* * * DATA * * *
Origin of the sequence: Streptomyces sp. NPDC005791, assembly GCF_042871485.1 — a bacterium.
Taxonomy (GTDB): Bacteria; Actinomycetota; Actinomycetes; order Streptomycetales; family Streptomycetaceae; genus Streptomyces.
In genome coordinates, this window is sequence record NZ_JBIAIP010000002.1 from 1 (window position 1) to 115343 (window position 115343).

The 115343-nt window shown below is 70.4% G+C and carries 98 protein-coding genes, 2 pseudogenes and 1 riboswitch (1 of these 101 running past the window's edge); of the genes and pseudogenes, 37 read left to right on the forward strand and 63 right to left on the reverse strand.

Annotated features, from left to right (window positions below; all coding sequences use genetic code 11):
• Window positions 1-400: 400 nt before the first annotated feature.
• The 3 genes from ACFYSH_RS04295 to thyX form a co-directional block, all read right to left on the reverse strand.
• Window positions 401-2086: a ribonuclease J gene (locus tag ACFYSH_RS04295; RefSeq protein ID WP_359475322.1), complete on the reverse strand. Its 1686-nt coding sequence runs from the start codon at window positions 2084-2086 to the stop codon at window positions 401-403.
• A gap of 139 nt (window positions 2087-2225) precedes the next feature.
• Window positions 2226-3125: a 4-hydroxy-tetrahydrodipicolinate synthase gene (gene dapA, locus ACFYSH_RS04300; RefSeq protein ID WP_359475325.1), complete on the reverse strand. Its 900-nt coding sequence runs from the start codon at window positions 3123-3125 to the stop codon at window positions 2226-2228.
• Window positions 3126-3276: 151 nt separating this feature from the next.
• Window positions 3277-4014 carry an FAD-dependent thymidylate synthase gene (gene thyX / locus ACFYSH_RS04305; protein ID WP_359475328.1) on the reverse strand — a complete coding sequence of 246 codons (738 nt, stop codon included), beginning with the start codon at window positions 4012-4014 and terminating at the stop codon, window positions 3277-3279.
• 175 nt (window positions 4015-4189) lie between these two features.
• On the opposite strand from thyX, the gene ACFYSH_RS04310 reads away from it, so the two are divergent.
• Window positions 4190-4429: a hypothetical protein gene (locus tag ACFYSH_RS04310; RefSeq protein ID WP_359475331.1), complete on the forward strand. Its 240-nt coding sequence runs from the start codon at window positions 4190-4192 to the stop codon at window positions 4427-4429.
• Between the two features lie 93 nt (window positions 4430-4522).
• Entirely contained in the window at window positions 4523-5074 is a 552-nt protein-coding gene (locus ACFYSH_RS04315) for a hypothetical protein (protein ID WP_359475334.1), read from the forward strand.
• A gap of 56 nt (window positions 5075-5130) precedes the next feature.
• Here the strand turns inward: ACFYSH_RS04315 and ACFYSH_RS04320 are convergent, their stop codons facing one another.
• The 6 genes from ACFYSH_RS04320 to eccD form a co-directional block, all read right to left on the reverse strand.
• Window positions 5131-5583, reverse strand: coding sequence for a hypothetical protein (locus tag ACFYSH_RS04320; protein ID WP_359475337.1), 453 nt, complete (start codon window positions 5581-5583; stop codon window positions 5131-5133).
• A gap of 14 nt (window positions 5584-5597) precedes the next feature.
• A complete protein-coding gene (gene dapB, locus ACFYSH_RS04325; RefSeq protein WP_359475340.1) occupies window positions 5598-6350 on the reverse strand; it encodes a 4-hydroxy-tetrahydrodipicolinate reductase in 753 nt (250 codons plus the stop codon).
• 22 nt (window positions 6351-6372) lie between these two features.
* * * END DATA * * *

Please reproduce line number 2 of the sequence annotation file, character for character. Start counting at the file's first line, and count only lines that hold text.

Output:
Taxonomy (GTDB): Bacteria; Actinomycetota; Actinomycetes; order Streptomycetales; family Streptomycetaceae; genus Streptomyces.